The question of which way we proceed around a closed curve is one that leads to quite intricate and difficult mathematics, at least when we consider totaly general smooth curves. For our purposes it wil, suffice to study a special kind of closed curve, i.e., curves that are the boundaries of piecewise smooth geometric sets. Indeed, the intricate part of the general situation has a lot to do with determining which is the “inside” of the closed curve and which is the “outside,” a question that is easily settled in the case of a geometric set. Simple pictures make this general question seem silly, but precise proofs that there is a definite inside and a definite outside are difficult, and eluded mathematicians for centuries, culminating in the famous Jordan Curve Theorem, which asserts exactly what our intuition predicts:

## Theorem 1: Jordan Curve Theorem

The complement of a closed curve is the union of two disjoint components, one bounded and one unbounded.

We define the bounded component to be the inside of the curve and the unbounded component to be the outside.

We adopt the following convention for how we integrate around the boundary of a piecewise smooth geometric set S.S. That is, the curve CSCS will consist of four parts: the lower boundary (graph of the lower bounding function ll), the righthand boundary (a portion of the vertical line x=bx=b), the upper boundary (the graph of the upper bounding function uu), and finally the lefthand side (a portion of the vertical line x=ax=a). By integrating around such a curve CS,CS, we will always mean proceeding counterclockwise around the curves. Specifically, we move from left to right along the lower boundary, from bottom to top along the righthand boundary, from right to left across the upper boundary, and from top to bottom along the lefthand boundary. Of course, as shown in the exercise above, it doesn't matter where we start.

## Exercise 2

Let SS be the closed piecewise smooth geometric set that is determined by the interval [a,b][a,b] and the two piecewise smooth bounding functions uu and l.l. Assume that the boundary CSCS of SS has finite length. Suppose the graph of uu intersects the lines x=ax=a and x=bx=b at the points (a,c)(a,c) and (b,d),(b,d), and suppose that the graph of ll intersects those lines at the points (a,e)(a,e) and (b,f).(b,f). Find a parameterization φ:[a',b']CSφ:[a',b']CS of the curve CS.CS.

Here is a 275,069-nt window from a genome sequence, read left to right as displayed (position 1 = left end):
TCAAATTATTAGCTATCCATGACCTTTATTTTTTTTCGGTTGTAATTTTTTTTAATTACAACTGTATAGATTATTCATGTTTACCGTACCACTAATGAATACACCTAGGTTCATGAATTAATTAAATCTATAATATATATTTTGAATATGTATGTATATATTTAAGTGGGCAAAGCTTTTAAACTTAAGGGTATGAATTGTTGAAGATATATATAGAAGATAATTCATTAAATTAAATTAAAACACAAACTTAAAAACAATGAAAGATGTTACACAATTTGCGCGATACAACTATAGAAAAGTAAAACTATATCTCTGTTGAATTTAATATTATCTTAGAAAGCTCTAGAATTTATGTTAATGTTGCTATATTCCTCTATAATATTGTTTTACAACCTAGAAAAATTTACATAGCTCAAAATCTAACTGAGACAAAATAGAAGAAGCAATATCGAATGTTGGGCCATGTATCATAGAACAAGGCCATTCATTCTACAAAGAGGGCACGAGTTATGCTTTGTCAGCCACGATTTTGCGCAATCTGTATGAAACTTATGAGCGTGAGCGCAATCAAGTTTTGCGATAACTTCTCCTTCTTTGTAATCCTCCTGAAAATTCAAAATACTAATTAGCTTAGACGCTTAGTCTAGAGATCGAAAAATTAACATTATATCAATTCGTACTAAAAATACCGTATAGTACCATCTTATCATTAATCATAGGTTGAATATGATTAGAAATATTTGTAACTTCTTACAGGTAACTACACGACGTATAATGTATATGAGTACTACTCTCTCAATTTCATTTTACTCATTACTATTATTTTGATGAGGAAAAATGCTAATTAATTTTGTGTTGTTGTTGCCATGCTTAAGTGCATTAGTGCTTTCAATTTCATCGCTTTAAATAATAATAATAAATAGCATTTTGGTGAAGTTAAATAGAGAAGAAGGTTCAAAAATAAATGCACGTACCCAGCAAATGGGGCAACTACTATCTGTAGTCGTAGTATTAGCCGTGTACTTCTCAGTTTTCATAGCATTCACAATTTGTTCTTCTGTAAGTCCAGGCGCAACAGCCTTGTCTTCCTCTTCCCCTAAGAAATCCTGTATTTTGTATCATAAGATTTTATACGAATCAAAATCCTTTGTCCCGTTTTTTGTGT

HINT: Try using the interval [a,b+d-f+b-a+c-e][a,b+d-f+b-a+c-e] as the domain [a',b'][a',b'] of φ.φ.

The next theorem, though simple to state and use, contains in its proof a combinatorial idea that is truly central to all that follows in this chapter. In its simplest form, it is just the realization that the line integral in one direction along a curve is the negative of the line integral in the opposite direction.

## Theorem 2

Let S1,...,SnS1,...,Sn be a collection of closed geometric sets that constitute a partition of a geometric set S,S, and assume that the boundaries of all the SiSi's, as well as the boundary of S,S, have finite length. Suppose ωω is a continuous differential form on all the boundaries {CSk}.{CSk}. Then

C S ω = k = 1 n C S k ω . C S ω = k = 1 n C S k ω .
(4)

### Proof

We give a careful proof for a special case, and then outline the general argument. Suppose then that SS is a piecewise smooth geometric set, determined by the interval [a,b][a,b] and the two bounding functions uu and l,l, and assume that the boundary CSCS has finite length. Suppose m(x)m(x) is a piecewise smooth function on [a,b],[a,b], satisfying ab|m'|<,ab|m'|<, and assume that l(x)<m(x)<u(x)l(x)<m(x)<u(x) for all x(a,b).x(a,b). Let S1S1 be the geometric set determined by the interval [a,b][a,b] and the two bounding functions mm and l,l, and let S2S2 be the geometric set determined by the interval [a,b][a,b] and the two bounding functions uu and m.m. We note first that the two geometric sets S1S1 and S2S2 comprise a partition of the geometric set S,S, so that this is indeed a pspecial case of the theorem.